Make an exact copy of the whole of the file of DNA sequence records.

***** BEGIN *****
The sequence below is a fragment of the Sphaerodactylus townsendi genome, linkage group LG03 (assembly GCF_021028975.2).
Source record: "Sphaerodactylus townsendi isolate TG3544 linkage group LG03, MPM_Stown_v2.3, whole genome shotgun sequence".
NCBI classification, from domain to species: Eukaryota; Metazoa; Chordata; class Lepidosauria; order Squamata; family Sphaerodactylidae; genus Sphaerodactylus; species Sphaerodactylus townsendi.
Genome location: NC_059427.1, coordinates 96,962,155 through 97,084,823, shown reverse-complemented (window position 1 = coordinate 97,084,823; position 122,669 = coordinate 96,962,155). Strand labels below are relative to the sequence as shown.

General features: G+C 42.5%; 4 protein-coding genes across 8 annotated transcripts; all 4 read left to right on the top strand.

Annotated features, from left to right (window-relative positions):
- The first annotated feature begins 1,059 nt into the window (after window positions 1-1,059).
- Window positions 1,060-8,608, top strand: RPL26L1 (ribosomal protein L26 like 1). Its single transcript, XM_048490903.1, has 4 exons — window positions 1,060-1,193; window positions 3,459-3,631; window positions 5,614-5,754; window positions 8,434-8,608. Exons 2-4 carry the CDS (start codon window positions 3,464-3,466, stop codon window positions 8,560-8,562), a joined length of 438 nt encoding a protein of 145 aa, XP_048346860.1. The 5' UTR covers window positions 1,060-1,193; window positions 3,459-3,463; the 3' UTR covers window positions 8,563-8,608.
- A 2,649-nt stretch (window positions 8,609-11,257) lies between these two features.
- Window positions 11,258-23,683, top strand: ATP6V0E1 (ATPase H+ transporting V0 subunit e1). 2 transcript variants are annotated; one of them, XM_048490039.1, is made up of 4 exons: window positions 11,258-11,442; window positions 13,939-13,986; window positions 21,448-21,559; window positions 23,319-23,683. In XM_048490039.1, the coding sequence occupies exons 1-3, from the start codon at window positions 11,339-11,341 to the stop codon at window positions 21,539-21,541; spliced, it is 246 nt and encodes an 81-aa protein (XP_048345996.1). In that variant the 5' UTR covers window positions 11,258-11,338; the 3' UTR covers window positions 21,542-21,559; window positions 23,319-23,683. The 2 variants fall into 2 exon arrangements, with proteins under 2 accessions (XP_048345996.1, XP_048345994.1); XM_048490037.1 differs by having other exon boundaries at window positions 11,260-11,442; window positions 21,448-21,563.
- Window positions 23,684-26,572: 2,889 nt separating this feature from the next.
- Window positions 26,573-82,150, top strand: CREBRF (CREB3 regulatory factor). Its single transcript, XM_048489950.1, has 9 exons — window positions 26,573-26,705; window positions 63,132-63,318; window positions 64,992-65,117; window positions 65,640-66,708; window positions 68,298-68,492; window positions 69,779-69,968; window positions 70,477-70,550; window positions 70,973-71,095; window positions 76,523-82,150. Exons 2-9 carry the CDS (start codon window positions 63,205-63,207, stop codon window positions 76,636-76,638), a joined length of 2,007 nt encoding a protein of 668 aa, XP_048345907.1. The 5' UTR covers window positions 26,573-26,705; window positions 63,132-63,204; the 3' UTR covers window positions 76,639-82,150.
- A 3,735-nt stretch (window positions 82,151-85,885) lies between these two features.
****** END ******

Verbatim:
The sequence below is a fragment of the Sphaerodactylus townsendi genome, linkage group LG03 (assembly GCF_021028975.2).
Source record: "Sphaerodactylus townsendi isolate TG3544 linkage group LG03, MPM_Stown_v2.3, whole genome shotgun sequence".
NCBI classification, from domain to species: Eukaryota; Metazoa; Chordata; class Lepidosauria; order Squamata; family Sphaerodactylidae; genus Sphaerodactylus; species Sphaerodactylus townsendi.
Genome location: NC_059427.1, coordinates 96,962,155 through 97,084,823, shown reverse-complemented (window position 1 = coordinate 97,084,823; position 122,669 = coordinate 96,962,155). Strand labels below are relative to the sequence as shown.

General features: G+C 42.5%; 4 protein-coding genes across 8 annotated transcripts; all 4 read left to right on the top strand.

Annotated features, from left to right (window-relative positions):
- The first annotated feature begins 1,059 nt into the window (after window positions 1-1,059).
- Window positions 1,060-8,608, top strand: RPL26L1 (ribosomal protein L26 like 1). Its single transcript, XM_048490903.1, has 4 exons — window positions 1,060-1,193; window positions 3,459-3,631; window positions 5,614-5,754; window positions 8,434-8,608. Exons 2-4 carry the CDS (start codon window positions 3,464-3,466, stop codon window positions 8,560-8,562), a joined length of 438 nt encoding a protein of 145 aa, XP_048346860.1. The 5' UTR covers window positions 1,060-1,193; window positions 3,459-3,463; the 3' UTR covers window positions 8,563-8,608.
- A 2,649-nt stretch (window positions 8,609-11,257) lies between these two features.
- Window positions 11,258-23,683, top strand: ATP6V0E1 (ATPase H+ transporting V0 subunit e1). 2 transcript variants are annotated; one of them, XM_048490039.1, is made up of 4 exons: window positions 11,258-11,442; window positions 13,939-13,986; window positions 21,448-21,559; window positions 23,319-23,683. In XM_048490039.1, the coding sequence occupies exons 1-3, from the start codon at window positions 11,339-11,341 to the stop codon at window positions 21,539-21,541; spliced, it is 246 nt and encodes an 81-aa protein (XP_048345996.1). In that variant the 5' UTR covers window positions 11,258-11,338; the 3' UTR covers window positions 21,542-21,559; window positions 23,319-23,683. The 2 variants fall into 2 exon arrangements, with proteins under 2 accessions (XP_048345996.1, XP_048345994.1); XM_048490037.1 differs by having other exon boundaries at window positions 11,260-11,442; window positions 21,448-21,563.
- Window positions 23,684-26,572: 2,889 nt separating this feature from the next.
- Window positions 26,573-82,150, top strand: CREBRF (CREB3 regulatory factor). Its single transcript, XM_048489950.1, has 9 exons — window positions 26,573-26,705; window positions 63,132-63,318; window positions 64,992-65,117; window positions 65,640-66,708; window positions 68,298-68,492; window positions 69,779-69,968; window positions 70,477-70,550; window positions 70,973-71,095; window positions 76,523-82,150. Exons 2-9 carry the CDS (start codon window positions 63,205-63,207, stop codon window positions 76,636-76,638), a joined length of 2,007 nt encoding a protein of 668 aa, XP_048345907.1. The 5' UTR covers window positions 26,573-26,705; window positions 63,132-63,204; the 3' UTR covers window positions 76,639-82,150.
- A 3,735-nt stretch (window positions 82,151-85,885) lies between these two features.